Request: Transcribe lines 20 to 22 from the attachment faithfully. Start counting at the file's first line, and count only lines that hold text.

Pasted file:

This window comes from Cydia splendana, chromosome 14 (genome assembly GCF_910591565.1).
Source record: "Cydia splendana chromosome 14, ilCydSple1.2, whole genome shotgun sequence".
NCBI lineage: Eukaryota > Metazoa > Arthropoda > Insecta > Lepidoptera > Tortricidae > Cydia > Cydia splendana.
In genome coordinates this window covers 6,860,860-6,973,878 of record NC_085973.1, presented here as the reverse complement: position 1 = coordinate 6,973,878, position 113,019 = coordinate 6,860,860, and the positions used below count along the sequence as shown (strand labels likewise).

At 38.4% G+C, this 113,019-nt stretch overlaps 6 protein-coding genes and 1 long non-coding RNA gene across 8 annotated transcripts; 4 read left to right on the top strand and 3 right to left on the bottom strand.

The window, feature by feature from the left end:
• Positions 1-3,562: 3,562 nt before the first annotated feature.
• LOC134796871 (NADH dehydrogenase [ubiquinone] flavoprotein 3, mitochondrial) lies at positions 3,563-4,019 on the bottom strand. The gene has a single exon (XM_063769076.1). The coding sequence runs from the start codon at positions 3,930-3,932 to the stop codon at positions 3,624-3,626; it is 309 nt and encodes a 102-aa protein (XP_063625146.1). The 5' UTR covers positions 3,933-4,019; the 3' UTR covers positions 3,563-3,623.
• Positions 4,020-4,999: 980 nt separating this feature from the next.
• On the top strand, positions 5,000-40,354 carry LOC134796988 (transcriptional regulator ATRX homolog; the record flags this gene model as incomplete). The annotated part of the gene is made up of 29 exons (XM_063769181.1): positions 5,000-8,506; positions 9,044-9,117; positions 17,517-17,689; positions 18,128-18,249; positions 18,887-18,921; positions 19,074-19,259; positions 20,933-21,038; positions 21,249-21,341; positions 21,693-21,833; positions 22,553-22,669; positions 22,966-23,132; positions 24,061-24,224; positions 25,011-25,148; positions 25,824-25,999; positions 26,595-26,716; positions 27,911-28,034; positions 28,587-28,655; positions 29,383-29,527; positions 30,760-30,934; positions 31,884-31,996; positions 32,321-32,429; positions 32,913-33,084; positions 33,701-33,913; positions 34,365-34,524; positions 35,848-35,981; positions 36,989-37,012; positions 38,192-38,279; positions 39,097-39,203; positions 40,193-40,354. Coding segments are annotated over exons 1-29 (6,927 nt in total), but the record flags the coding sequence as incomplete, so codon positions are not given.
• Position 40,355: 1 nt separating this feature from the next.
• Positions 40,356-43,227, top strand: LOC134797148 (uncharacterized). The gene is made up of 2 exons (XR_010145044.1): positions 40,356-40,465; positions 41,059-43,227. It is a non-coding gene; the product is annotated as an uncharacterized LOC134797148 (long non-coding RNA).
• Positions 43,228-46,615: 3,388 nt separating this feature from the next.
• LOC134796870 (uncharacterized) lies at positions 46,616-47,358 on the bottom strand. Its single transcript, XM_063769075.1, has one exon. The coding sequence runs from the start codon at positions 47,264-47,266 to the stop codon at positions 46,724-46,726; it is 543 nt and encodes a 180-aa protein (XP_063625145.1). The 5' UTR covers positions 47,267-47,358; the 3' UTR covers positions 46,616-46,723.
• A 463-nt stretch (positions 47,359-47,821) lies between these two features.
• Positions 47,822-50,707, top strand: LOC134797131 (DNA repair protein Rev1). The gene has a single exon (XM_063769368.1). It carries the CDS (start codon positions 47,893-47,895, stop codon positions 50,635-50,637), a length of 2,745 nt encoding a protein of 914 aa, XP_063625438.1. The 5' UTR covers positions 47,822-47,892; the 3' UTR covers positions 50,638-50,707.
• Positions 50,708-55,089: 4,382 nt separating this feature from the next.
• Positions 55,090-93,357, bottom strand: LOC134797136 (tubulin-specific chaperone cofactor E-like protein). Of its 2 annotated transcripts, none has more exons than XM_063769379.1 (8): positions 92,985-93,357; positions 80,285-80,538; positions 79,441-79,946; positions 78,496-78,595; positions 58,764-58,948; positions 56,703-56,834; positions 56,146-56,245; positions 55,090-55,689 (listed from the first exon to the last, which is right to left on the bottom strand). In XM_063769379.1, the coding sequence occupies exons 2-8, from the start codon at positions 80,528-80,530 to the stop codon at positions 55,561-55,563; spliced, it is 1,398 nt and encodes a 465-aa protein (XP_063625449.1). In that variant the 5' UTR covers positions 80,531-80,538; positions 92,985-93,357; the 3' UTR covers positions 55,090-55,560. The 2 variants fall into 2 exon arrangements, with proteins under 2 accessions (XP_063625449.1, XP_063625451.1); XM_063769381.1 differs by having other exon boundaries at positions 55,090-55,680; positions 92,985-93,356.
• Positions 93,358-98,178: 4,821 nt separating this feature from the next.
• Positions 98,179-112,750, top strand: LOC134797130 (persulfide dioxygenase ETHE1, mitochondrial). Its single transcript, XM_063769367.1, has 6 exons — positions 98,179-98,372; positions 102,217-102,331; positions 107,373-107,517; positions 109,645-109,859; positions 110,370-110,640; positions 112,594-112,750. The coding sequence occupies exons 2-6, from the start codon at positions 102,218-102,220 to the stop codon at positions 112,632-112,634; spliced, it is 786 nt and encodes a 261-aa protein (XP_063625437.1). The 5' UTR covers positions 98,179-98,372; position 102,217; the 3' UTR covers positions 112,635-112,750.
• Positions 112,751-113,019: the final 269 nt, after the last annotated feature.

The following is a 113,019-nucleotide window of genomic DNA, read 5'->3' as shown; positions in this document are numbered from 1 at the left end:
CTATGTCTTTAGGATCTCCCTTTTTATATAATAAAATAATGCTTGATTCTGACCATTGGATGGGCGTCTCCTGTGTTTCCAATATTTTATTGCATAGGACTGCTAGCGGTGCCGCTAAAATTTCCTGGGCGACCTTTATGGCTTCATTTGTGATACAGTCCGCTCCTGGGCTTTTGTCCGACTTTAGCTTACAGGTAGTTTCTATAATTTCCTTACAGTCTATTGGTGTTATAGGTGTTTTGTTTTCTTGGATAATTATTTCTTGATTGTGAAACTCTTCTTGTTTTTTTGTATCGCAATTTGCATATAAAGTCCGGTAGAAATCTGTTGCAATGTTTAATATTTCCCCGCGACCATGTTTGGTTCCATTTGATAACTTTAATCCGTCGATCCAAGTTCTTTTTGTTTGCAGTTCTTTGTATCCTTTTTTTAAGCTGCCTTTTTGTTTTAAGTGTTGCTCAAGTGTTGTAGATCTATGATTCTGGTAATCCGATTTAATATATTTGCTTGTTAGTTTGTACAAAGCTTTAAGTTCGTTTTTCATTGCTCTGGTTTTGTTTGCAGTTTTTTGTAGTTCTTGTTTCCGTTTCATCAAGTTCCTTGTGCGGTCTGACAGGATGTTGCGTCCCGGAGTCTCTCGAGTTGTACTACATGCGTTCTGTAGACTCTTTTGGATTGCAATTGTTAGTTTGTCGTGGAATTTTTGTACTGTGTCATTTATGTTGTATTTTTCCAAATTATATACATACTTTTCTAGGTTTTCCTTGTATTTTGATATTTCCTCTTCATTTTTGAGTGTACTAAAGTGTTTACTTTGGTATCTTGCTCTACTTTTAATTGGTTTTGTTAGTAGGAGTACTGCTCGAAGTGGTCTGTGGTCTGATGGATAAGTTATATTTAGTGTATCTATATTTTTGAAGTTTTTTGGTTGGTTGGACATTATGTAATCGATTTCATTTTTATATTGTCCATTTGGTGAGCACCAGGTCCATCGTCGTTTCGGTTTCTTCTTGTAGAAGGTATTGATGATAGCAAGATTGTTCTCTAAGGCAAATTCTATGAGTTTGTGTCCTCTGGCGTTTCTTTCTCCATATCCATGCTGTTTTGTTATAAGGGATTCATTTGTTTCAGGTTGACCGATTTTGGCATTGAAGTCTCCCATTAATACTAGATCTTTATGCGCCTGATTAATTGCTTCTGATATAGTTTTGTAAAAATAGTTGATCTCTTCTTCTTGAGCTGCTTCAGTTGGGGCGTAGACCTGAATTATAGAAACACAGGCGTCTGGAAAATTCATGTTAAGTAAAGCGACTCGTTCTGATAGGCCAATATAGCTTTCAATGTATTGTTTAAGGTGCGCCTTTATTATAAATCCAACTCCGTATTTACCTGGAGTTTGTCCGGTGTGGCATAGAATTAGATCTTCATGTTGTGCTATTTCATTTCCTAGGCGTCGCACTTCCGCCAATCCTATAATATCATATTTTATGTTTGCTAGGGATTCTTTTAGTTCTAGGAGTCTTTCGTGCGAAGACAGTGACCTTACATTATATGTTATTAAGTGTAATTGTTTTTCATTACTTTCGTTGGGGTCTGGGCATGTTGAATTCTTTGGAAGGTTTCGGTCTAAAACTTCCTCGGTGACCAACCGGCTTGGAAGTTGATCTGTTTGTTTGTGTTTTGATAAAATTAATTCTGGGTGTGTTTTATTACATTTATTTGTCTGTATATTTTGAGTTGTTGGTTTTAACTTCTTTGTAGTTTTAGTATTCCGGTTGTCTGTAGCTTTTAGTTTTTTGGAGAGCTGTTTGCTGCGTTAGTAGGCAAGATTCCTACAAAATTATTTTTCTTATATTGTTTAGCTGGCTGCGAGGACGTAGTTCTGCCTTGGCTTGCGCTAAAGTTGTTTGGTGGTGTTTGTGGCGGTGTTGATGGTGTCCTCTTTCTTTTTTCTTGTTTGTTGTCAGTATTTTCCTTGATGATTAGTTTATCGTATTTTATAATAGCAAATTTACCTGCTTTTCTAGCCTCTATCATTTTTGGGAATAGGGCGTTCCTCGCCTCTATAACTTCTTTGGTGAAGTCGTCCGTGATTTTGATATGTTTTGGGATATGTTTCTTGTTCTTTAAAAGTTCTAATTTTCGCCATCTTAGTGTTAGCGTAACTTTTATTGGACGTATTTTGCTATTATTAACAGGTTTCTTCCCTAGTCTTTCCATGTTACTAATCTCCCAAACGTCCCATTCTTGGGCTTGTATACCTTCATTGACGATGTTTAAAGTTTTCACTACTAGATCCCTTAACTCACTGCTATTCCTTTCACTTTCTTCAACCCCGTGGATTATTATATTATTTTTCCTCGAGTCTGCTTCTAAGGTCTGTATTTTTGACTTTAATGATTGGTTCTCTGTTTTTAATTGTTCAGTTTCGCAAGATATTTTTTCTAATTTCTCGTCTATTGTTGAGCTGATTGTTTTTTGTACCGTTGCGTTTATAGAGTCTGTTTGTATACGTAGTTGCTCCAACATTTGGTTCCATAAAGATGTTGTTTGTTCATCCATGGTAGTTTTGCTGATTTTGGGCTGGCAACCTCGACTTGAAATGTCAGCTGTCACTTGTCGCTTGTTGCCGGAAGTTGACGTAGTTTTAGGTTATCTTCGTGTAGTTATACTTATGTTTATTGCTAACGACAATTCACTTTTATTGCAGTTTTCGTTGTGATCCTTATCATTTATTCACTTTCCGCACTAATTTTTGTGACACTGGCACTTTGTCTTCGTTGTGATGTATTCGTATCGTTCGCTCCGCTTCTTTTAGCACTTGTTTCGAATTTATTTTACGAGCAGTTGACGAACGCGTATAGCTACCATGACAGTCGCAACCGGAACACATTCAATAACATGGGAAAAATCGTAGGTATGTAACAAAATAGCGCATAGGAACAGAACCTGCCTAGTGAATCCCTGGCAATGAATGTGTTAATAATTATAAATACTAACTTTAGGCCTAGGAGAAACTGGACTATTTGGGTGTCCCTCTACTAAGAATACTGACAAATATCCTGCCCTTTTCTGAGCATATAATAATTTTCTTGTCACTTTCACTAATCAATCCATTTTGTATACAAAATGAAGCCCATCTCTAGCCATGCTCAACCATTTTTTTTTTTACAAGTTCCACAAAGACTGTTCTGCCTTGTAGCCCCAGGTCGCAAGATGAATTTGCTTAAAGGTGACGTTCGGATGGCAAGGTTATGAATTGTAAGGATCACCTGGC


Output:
• Positions 98,179-112,750, top strand: LOC134797130 (persulfide dioxygenase ETHE1, mitochondrial). Its single transcript, XM_063769367.1, has 6 exons — positions 98,179-98,372; positions 102,217-102,331; positions 107,373-107,517; positions 109,645-109,859; positions 110,370-110,640; positions 112,594-112,750. The coding sequence occupies exons 2-6, from the start codon at positions 102,218-102,220 to the stop codon at positions 112,632-112,634; spliced, it is 786 nt and encodes a 261-aa protein (XP_063625437.1). The 5' UTR covers positions 98,179-98,372; position 102,217; the 3' UTR covers positions 112,635-112,750.
• Positions 112,751-113,019: the final 269 nt, after the last annotated feature.

The following is a 113,019-nucleotide window of genomic DNA, read 5'->3' as shown; positions in this document are numbered from 1 at the left end: